August 23, 2019
If international co-working giant WeWork were to hit trouble, hundreds of landlords would be exposed to more than $47 billion of rental commitments with little recourse if the company fails to pay.
More than 270 landlords have leased space to WeWork in the United States and United Kingdom, according to real estate data firm CoStar. The co-working company is currently the largest office tenant in both Manhattan and London. WeWork has 527,000 members across 528 locations in 111 cities globally.
Among the largest U.S. landlords to WeWork are TIAA-CREF, Boston Properties, Beacon Capital Partners and Moinian Group.
WeWork currently says it has $4 billion in committed revenue from its customers and $2.5 billion in cash, half of which is unrestricted, according to its recent pre-IPO filing.
WeWorksublets space to businesses that range from large corporations to start-up companies, all on a short-term basis. The short-term sublets as compared to the longer-term rental commitments by WeWork are seen by industry professionals as a possible weakness in its model in the event of a recession.
“There are so many WeWork leases in town, and I think there are a lot of landlords who are very cautious, not about the quality of service but about the financial model. I’m one of them,” a London-based landlord told the Financial Times in a recent report.
Were a recession to hit, there are limits to what landlords can do to enforce rental commitments. WeWork, as well as a number of other companies in the co-working sector, create special purpose vehicles in its leases that prevent landlords from having direct recourse in the case of failure to pay rent.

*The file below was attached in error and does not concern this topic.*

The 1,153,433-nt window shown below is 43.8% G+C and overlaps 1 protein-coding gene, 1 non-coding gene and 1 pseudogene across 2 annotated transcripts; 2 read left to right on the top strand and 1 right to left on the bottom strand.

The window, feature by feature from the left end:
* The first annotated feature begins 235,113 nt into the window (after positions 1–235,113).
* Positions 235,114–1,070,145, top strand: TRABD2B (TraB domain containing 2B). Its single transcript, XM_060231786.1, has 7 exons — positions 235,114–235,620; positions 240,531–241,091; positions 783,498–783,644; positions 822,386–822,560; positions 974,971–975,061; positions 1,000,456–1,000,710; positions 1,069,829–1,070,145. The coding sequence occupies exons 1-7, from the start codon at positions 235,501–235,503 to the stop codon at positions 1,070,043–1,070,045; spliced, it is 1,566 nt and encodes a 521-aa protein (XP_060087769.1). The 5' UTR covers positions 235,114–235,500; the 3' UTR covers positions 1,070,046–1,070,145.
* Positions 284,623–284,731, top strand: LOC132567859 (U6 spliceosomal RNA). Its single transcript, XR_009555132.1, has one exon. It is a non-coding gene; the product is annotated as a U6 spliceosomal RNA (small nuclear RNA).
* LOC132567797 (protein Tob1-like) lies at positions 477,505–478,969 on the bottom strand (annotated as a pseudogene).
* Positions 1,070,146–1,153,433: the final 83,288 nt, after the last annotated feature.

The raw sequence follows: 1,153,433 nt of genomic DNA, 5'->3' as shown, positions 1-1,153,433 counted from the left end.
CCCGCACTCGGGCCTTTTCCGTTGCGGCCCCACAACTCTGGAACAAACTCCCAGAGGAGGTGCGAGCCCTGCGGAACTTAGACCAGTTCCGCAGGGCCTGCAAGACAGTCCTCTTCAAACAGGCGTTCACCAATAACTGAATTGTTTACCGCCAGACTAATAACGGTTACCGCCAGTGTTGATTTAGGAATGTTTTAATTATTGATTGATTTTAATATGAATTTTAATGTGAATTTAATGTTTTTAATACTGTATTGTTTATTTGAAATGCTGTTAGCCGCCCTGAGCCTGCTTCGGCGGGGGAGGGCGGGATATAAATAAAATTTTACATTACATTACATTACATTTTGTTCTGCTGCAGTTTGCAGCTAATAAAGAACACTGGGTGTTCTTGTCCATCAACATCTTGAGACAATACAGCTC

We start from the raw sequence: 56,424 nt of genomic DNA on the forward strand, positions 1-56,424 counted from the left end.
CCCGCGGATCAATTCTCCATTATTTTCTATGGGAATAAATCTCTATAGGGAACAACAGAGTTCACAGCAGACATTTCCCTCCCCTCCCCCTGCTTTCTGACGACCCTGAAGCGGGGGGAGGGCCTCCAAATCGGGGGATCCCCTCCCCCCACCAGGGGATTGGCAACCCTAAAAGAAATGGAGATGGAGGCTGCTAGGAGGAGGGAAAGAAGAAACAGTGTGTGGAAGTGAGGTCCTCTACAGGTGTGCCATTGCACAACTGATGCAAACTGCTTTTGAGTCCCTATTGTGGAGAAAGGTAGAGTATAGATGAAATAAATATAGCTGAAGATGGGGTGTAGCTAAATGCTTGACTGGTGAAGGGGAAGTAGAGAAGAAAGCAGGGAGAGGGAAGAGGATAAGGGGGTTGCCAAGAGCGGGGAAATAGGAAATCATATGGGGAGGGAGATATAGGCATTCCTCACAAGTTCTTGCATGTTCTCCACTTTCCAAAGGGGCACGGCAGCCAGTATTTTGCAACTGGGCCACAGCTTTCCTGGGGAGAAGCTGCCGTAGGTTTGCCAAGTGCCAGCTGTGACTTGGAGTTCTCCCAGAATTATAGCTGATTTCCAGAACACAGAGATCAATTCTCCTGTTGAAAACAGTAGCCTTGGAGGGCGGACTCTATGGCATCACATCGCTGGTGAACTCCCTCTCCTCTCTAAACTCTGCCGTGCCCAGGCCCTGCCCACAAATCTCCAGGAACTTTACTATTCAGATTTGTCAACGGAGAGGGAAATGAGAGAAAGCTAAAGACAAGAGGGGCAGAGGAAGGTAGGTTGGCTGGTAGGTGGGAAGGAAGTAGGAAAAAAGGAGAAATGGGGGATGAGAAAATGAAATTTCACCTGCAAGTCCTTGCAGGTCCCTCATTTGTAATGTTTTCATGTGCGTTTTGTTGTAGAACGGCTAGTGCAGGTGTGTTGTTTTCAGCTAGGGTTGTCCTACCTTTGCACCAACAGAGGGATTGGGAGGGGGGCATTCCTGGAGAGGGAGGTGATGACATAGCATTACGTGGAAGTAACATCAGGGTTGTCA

To counter concerns, WeWork has guaranteed a portion of its rental payments. Around $4.5 billion of rent payments are backed by corporate guarantees, and another $1.1 billion by bank guarantees, according to WeWork’s recent filing. As a further form of insurance, the company has paid more than $268.3 million in cash deposits to landlords.
Landlords have also paid almost $455 million in cash to WeWork in the form of “tenant improvement allowances,” which are upfront payments that enable to group to transform buildings into its signature style.
WeWork is not the first co-working company to face headwinds heading into a recession. Regus filed for bankruptcy in 2003, following the dot-com crash, leaving the company with empty space. Regus renegotiated leases with landlords and minimized expenses, which allowed it to emerge from the 2008 financial crisis as a profitable company.
For comments, questions or concerns, please contact David Cohen